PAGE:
The idea to build a large, multipurpose sports and entertainment facility in Tacoma first surfaced nearly 100 years ago, when civic boosters proposed covering Stadium Bowl with the world’s largest pillarless roof.
That idea fizzled, as did five other civic center proposals over the years, all victims of politics, turf wars or lack of enthusiasm.
Then, in 1980, backers launched the “A Dome of Our Own” campaign. It ended with a remarkable 70 percent approval of the $28 million bond proposal that built the Tacoma Dome.
Doug McArthur, who in 1978 left his position as athletic director at the University of Puget Sound to start a promotions and advertising firm, coordinated that successful campaign.
Last week, as the city of Tacoma prepared to wrap up its 30th anniversary celebration of the Dome, McArthur, now 84, talked about the facility he helped create.
Q: Seventy percent approval for a bond issue is pretty impressive. Why was the campaign so successful when so many others failed?
A: For one thing, it was recognition of the need. The largest building for any public gathering at that time was the UPS Fieldhouse. It housed the home show, the boat show, and anybody who came to town to perform. That was the largest building we had of any size at all.
And then there was Seattle’s Kingdome, which had just been built not too long before and was successful.
We took on the theme “A Dome of Our Own.” It was catchy, and it seemed to catch on with the people
Q: Was there any organized opposition?
A: No. Location seemed to be the one glitch that everyone pointed to. Where is it going to be built? Everybody wanted it in their neighborhood. It was interesting because we didn’t really have difficulty selling the concept of the facility. We had all kinds of difficulty selling the location.
Q: Where else did people think it should be?
A: Certain factions wanted the Cheney Stadium site. Obviously, the downtown faction wanted downtown Tacoma, and the other site was the Hawthorne site, where it was eventually built.
That got to be the biggest thing. Whoever it was we talked to, we almost always would get the same answer: “Yeah, we want the facility, but you got to build it here.”
Finally, one night I said, “Well, look, if it’s a matter of where it’s built, we’ll just put wheels on it and move it around.”
That seemed to at least make people chuckle a little bit and think, “Maybe we are being a little bit on the stupid side here, to oppose the thing strictly because we disagree on the location.”
Q: What were the deciding factors that put it where it is?
A: All three had their advantages. I can’t tell you specifically, but I think the freeway visibility and access had a lot to do with it.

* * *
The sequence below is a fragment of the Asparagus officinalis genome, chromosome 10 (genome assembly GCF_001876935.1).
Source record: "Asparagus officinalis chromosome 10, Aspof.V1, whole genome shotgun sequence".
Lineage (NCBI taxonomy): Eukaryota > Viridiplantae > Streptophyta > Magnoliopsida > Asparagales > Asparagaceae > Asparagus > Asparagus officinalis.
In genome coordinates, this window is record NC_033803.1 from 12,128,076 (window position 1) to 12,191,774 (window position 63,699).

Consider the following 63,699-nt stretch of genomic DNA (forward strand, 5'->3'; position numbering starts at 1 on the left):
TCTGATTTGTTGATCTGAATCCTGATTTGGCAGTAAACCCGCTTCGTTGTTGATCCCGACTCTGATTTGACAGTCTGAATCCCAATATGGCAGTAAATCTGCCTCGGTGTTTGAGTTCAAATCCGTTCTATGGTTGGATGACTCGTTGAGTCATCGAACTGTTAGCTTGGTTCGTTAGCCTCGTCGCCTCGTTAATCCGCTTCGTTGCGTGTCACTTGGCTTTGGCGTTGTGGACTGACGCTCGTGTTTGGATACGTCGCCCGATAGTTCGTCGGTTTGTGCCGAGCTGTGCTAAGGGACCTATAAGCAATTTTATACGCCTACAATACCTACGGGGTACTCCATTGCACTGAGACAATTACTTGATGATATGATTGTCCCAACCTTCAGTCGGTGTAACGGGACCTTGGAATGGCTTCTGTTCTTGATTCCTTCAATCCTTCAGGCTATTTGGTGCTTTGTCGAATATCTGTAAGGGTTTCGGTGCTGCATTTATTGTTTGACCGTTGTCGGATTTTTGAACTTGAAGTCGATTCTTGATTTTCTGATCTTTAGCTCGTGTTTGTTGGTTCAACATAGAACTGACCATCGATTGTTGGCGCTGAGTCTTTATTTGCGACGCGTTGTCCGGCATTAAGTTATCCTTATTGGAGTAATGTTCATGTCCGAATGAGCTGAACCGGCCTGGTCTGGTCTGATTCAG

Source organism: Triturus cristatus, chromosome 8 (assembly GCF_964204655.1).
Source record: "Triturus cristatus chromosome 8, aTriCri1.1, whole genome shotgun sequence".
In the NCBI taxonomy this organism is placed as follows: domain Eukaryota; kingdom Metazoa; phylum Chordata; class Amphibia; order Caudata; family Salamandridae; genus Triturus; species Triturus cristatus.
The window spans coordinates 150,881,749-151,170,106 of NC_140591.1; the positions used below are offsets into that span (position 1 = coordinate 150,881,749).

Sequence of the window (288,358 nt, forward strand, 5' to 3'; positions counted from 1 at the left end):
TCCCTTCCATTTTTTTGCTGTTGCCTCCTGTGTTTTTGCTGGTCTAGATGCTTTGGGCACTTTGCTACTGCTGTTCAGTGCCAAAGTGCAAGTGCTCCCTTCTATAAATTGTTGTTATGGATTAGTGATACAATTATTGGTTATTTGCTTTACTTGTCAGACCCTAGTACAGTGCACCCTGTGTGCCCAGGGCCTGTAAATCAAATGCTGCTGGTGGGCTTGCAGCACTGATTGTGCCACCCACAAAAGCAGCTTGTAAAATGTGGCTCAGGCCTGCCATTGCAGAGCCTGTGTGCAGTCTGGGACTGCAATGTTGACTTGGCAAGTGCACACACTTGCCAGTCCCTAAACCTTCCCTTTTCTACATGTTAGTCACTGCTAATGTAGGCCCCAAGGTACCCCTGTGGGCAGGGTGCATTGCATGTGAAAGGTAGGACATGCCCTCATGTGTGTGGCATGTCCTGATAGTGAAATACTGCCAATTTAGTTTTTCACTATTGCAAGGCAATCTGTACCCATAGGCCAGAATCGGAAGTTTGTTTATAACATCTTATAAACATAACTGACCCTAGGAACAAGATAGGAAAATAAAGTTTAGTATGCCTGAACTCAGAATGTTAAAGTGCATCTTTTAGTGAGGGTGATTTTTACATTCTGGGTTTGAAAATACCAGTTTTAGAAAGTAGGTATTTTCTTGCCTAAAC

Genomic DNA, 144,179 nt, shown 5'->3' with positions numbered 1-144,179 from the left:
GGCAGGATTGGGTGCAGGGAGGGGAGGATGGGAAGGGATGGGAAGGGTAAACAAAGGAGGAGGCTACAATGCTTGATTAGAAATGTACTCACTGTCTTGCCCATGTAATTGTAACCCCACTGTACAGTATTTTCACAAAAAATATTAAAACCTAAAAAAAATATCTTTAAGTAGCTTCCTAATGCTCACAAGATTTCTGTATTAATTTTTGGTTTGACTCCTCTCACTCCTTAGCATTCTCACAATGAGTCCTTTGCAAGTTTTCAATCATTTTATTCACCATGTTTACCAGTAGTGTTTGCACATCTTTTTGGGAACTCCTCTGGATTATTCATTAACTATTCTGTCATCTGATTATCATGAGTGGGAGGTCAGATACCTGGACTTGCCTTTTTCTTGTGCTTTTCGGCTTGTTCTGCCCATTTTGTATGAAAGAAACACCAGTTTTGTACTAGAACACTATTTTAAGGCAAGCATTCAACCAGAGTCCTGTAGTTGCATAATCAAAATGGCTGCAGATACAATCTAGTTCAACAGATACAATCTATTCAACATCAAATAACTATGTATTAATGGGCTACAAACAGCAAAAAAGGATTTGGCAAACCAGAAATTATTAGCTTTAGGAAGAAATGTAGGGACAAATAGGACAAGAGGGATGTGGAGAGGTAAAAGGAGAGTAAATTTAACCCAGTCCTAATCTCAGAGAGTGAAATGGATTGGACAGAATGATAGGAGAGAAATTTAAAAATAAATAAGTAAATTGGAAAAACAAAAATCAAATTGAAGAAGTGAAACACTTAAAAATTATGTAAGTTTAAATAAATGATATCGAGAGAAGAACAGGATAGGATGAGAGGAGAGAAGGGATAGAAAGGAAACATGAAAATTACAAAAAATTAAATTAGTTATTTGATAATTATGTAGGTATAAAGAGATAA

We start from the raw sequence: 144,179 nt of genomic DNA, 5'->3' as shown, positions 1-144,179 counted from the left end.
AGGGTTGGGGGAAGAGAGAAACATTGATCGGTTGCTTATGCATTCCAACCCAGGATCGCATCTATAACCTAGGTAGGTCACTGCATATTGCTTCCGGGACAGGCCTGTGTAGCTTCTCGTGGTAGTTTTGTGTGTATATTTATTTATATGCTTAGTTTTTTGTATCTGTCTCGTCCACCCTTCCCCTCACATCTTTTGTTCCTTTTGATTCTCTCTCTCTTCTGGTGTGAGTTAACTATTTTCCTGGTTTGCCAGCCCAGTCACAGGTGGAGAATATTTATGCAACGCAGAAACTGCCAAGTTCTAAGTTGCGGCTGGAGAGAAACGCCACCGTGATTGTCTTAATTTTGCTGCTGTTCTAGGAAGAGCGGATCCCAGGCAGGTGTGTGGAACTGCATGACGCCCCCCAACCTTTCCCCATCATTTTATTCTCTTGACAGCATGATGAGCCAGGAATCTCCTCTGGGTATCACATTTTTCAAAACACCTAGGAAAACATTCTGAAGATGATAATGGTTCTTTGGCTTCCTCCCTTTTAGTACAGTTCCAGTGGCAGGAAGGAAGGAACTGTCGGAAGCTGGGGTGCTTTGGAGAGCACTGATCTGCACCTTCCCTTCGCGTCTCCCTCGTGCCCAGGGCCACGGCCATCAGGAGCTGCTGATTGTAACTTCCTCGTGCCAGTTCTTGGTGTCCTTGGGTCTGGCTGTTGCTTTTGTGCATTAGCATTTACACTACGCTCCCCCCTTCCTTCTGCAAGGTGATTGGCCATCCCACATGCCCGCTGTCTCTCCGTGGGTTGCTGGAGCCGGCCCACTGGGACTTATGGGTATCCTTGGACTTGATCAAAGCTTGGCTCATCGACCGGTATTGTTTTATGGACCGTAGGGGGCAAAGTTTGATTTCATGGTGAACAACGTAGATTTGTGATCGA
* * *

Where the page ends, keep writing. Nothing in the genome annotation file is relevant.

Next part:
Q: Was the possibility of getting a professional athletic team to locate here a big incentive?
A: No. I don’t even recall it hardly being mentioned. It certainly wasn’t in our ad campaign. We never even talked about that. We talked about a great home for college and high school athletics, we talked about square dancing, and we talked about home shows and boat shows and a variety of civic events.
The goal was to provide the most versatile dome facility in the country. It was designed to be decent enough for every type of thing. Maybe not the greatest for any one, but versatile enough so it could house every imaginable type of event.
Q: Now that the Dome has turned 30, some say it’s outlived its usefulness. What do you think about that?
A: I can’t imagine why anybody would say that. If anything, a new one is needed, or we need to renovate it. But outlived its purpose? No, I can’t see it. We’ve got high school graduations in there; we’ve got state championships in both football and basketball that fill every motel in the area and every restaurant.
Q: It’s definitely aging, though. What, if anything, should be done to it or changed?
A: There’s no question it needs upgrading. There are a lot of things inside, from dressing rooms to rest room facilities that need updating. The seating available today is much more efficient than what’s in there. Yet a few years back a proposal went to voters to renovate, and it didn’t pass.
We as Tacomans need to face up the fact that the Dome needs sprucing up. And we ought to do it now because it only gets worse. It’s 30 years old. If we wait until it’s 50 years old, then we’ve got major problems.
Q: In addition to running the campaign for the Dome, you also served on the jury that chose the final design. Were there any concepts other than domes that were close contenders?
A: Not that I can recall. Domes were much more fashionable at that time. There weren’t a ton of domes around the country.
I think what really triggered it was a dome facility in Flagstaff (Ariz.) that a guy named Wendell Rossman designed. The jury visited that facility and everybody felt, “Wow, this is just perfect for Tacoma.” When you come into Flagstaff you start down a little grade and there sits that dome facility there, all lighted – not as pretty as ours – but beautiful anyway.
You get the same feeling as you come into Tacoma. The Dome is Tacoma now. Basically, it signifies Tacoma just like the Space Needle signifies Seattle.